The Press and the Rights Culture

This headline from Fox News on last week’s arguments in Carson v. Makin—the Supreme Court case deciding whether parochial schools can be excluded from a state program that provides tuition for other private schools—illustrates a problem with the way the media covers rights cases. The headline reads: “Justices offer support for religious rights in Maine education case.”

The case for religious rights in Carson v. Makin is reasonable, perhaps strong. But whether religious rights are being violated in the first place is the whole question. The headline’s assertion of ”religious rights” presumes what is actually in dispute.

Fox News is not alone. Note this headline in The Washington Post on the future of Roe: “Future of abortion rights depends on a Supreme Court for which compromise seems elusive.” This, again, presumes the outcome of the dispute on which the paper is reporting: whether the Constitution guarantees ”abortion rights” at all.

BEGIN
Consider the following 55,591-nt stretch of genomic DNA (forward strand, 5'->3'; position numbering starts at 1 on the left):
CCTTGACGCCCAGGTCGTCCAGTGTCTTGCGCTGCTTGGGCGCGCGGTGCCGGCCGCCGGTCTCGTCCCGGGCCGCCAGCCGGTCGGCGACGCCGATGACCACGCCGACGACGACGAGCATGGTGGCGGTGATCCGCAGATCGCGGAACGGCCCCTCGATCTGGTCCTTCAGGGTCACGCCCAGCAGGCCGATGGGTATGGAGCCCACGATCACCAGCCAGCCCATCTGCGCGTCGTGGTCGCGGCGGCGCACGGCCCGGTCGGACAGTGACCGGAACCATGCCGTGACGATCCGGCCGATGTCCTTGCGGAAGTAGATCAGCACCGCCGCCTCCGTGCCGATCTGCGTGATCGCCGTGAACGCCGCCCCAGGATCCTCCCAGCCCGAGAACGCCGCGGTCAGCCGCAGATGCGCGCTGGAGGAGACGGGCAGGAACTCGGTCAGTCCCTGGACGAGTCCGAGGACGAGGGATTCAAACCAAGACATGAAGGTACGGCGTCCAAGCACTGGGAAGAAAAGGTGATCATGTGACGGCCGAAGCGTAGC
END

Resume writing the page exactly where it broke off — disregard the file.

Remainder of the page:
There are myriad examples on other asserted rights. The problem with this kind of journalism about constitutional disputes is that, in our rights-soaked political culture, to declare something to be a right makes it prima facie difficult to dispute. It places the opponent of the asserted right in the position of an aggressor. It leaves no space for disputing whether what is asserted to be a right is a right at all.

Constitutional journalism has long since reduced reporting on Supreme Court cases to winners and losers and the concomitant policy results. That is probably inevitable. But the media can report rights disputes without using language that decides them in advance.

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